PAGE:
Tag Archives: Jesus Christ

Who are the exceptions?

Wow.  I’m not sure how this woman (Linda at Kingdom Grace) got into my head and then took what she found there and made it so beautiful and succint:

This might be kind of quirky, but I really am enamored with this topic.  For over a year now,  it has been like a shiny object that I hold in my hand or pocket and take out frequently to admire, study, and enjoy.  I am not sure if the fascination is because it is new to me or if it is just inherently fascinating.  Anyway, I appreciate the people in my real life and on the blog who humor me in my latest obsession.

So what did Jesus accomplish in his death and resurrection?

Therefore, as one trespass led to condemnation for all men, so one act of righteousness leads to justification and life for all men. (Romans 5:18)

One has died for all, therefore all have died. (II Cor. 5:14)

For if we have been united with him in a death like his, we shall certainly be united with him in a resurrection like his. (Romans 6:5)

For as by a man came death, by a man has come also the resurrection of the dead. For as in Adam all die, so also in Christ shall all be made alive. (I Cor. 15:21-22)

Who are the exceptions to “all”?

Just as death spread to all men through Adam, in Christ we all died and we have all been raised into new life.  We weren’t consulted about this.

The gospel has never been about qualifying people for salvation, it is about letting them know the really good news . . . that they are already loved and embraced by the Father. (Link)

(I posted something similar by Bonhoeffer earlier.)

Why ought we believe?

Today this question came to mind: “Why do we believe in Christ?”*

My childhood answer would have been, “So that I can go to heaven.”  I think that continues to be the answer of many mature Christians as well.  Maybe the answer would be more nuanced–something like, “Because he died for me/my sins.”  Or perhaps someone might answer, “Because I love him.”  But with a follow-up question–“Why do you love him?”–things are likely to end up in the same place: “Because he died for me/my sins.” However it is phrased, often it ultimately boils down to avoiding consequences.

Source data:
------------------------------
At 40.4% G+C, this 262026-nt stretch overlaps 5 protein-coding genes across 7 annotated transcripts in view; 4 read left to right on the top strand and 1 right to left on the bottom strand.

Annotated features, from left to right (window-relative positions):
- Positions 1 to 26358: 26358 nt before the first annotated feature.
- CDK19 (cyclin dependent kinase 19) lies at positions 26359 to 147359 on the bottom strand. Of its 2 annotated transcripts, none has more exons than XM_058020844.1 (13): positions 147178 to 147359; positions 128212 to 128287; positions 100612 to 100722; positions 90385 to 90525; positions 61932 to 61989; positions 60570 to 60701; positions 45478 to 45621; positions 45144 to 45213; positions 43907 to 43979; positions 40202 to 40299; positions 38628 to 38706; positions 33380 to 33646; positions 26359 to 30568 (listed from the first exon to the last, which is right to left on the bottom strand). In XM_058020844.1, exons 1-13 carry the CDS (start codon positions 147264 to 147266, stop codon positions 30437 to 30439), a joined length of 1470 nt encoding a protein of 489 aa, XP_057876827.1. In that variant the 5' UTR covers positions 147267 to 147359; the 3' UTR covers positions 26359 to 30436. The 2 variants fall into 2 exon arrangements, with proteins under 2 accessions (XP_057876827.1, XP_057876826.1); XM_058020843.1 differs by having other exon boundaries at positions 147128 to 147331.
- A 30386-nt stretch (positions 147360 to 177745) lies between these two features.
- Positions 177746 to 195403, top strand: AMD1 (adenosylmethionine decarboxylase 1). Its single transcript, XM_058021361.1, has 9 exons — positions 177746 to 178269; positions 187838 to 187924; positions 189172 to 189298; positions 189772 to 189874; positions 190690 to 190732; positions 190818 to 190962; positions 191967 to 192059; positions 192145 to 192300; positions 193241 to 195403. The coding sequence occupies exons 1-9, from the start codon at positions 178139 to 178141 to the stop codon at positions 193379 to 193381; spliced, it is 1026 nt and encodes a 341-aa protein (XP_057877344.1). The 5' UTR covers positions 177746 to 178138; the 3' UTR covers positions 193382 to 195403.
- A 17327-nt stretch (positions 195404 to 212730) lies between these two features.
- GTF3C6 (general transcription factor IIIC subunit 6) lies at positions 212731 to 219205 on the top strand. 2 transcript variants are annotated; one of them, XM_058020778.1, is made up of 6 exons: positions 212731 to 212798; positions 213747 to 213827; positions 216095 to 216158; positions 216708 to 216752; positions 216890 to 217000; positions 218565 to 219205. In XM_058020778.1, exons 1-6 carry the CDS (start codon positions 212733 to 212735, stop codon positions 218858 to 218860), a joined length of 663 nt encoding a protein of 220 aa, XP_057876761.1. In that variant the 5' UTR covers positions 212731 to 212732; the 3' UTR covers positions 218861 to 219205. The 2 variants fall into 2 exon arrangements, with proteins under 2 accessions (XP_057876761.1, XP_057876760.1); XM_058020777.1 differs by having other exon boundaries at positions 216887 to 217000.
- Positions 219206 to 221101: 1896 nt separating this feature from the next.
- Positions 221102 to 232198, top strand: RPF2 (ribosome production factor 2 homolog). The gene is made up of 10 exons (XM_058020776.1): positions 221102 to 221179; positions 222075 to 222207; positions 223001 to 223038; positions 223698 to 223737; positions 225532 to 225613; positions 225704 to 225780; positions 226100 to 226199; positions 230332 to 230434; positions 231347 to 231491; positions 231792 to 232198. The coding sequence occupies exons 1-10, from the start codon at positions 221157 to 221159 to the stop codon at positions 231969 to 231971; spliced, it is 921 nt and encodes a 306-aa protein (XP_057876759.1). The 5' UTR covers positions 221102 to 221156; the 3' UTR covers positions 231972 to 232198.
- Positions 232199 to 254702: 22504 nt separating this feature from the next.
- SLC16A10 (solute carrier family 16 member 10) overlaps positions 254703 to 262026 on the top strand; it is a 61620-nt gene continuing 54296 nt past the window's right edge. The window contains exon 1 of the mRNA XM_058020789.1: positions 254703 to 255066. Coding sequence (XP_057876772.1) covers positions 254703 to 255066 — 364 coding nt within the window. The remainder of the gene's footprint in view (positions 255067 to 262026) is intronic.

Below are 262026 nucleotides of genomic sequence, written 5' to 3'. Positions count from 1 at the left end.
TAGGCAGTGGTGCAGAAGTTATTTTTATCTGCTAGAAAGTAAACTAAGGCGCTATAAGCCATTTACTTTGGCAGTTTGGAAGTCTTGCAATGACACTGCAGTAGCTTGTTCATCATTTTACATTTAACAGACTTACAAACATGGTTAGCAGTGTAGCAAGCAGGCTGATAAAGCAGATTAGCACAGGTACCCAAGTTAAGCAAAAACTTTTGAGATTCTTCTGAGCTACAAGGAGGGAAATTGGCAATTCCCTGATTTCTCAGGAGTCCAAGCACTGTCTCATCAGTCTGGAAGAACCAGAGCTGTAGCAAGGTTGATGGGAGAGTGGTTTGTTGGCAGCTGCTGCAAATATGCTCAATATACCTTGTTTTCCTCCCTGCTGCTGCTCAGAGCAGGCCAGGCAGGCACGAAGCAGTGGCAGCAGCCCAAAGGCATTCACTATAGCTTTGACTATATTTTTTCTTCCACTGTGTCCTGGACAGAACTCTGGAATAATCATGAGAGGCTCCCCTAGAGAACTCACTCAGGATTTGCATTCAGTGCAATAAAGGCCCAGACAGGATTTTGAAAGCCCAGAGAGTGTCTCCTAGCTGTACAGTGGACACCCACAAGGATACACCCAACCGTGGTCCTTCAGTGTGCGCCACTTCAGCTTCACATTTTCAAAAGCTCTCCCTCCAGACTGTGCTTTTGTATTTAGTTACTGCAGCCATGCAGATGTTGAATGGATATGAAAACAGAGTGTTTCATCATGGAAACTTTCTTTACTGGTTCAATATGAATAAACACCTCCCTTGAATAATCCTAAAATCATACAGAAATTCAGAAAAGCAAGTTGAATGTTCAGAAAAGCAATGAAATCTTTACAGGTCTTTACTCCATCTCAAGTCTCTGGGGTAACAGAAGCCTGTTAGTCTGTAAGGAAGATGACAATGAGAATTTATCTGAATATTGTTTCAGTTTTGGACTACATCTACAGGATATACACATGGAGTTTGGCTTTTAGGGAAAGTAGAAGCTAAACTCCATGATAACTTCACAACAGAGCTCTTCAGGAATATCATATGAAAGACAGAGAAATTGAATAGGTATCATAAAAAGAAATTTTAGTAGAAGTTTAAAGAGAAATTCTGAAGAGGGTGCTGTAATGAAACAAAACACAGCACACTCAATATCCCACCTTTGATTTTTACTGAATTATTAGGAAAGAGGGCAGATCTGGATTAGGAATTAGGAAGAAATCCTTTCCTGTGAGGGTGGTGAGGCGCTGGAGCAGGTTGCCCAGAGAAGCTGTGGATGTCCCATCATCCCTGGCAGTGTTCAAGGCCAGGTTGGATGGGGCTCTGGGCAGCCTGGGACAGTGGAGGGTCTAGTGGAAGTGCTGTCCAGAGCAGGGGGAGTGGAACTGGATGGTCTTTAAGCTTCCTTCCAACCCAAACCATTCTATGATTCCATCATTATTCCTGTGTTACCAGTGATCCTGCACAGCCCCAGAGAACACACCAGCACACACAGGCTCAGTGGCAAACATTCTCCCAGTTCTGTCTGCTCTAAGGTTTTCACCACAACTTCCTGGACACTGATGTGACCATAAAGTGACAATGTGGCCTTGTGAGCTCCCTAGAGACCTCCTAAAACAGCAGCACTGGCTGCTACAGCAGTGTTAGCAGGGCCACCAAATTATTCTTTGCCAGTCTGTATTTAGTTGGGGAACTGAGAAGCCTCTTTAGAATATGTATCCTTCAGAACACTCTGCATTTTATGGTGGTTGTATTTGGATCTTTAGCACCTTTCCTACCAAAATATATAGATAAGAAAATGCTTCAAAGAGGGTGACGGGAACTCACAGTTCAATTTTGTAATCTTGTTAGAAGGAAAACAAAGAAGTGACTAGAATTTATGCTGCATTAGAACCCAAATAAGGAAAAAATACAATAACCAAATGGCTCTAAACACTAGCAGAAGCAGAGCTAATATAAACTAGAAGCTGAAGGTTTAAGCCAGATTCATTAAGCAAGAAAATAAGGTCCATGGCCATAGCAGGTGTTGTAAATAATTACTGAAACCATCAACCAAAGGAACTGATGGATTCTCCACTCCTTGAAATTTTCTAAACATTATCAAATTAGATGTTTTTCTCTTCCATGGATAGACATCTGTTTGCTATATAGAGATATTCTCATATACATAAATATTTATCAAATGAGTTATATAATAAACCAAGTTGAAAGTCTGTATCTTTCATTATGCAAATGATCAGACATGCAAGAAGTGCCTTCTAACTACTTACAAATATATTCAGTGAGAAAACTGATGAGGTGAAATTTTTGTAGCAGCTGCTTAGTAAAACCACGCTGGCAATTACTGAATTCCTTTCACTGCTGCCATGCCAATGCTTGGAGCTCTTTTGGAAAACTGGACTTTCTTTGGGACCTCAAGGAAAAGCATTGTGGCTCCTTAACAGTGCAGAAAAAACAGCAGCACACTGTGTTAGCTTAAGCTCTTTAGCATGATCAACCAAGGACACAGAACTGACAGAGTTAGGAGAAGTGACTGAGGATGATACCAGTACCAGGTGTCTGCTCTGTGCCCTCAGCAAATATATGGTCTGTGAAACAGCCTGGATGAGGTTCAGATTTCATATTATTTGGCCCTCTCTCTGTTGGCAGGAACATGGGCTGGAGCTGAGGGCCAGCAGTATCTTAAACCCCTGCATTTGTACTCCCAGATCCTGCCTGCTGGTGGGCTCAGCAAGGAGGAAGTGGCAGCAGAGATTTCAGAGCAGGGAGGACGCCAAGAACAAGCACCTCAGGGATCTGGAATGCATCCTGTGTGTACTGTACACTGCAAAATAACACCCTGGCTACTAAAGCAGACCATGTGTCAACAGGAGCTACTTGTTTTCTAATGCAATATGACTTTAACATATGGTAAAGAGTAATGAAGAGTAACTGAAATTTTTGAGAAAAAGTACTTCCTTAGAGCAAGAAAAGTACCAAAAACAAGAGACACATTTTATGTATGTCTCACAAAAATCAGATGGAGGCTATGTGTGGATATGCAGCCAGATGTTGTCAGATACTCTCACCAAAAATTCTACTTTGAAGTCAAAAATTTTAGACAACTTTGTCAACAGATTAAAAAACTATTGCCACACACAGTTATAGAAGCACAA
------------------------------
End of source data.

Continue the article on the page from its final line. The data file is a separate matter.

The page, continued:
I’m starting to think that a better or possibly more accurate answer ought to be, “Because he is Lord.”  It seems to me that the difference between the two answers is subtle but important.  To say, “Because he died for me,” is in a way a self-interested answer, because my primary motivation is the consequence (salvation or damnation), not the person.  Conversely, the primary motivation for believing “Because he is Lord,” is the person of Jesus.  This seems to be the New Testament answer as well.

You might say that “Because he died for me/my sins” is an egocentric answer, whereas “Because he is Lord” is a Christocentric answer. The difference between “Because he died for me/my sins” and “Because he is Lord” is the difference between what might be (in my own interest) and what is (regardless of my own interests).

This is why it is important that in Ethics Dietrich Bonhoeffer argues that Jesus is saviour whether people believe it or not. Jesus as Saviour and Lord is a fact not contingent on my believing it or your believing it.  This, according to Bonhoeffer, is ultimate reality. He is Lord–I can choose to believe it or I can choose to ignore or deny it, but that’s the way it is regardless of my choice.

So for Bonhoeffer spreading the Gospel or sharing the Good News of Jesus Christ is not about presenting people with what might be and then having them actualize this potential through a choice of belief or non-belief.  Instead, evangelism (or proclamation, which is apparently the more Bonhoefferian term for it) is simply about pointing people to the way things are.

This is also, I think, why theologians such as Bonhoeffer, Karl Barth and Thomas Torrance (to name the three I’ve spent some time with this year), who all have a highly Christocentric theology, all at least tend towards supporting some form of universal salvation (through Christ).  Because for these theologians it is ultimately about who Jesus is rather than what might become of me.  Of course, what becomes of me comes into the picture somewhere along the line, but that is still ultimately an outworking of who Christ is. No matter how you look at it, Christ is the centre.

I feel like I could transition into some of my reflections on this past year which I presented in church a couple of weeks ago as a part of our “The Spirit Speaks in Community” series. I reflected on the impact of “faith of Christ” vs. “faith inChrist” in Galatians 2 on my own thinking on the subject.  However, a) people tend not to read overly long posts, and b) I need to crunch those thoughts down into a post-sized form. So this post is, in a way, to be continued…


*I suppose another way to frame the topic is to ask, “What is the essence of the Gospel?” but this is the way it came to mind today.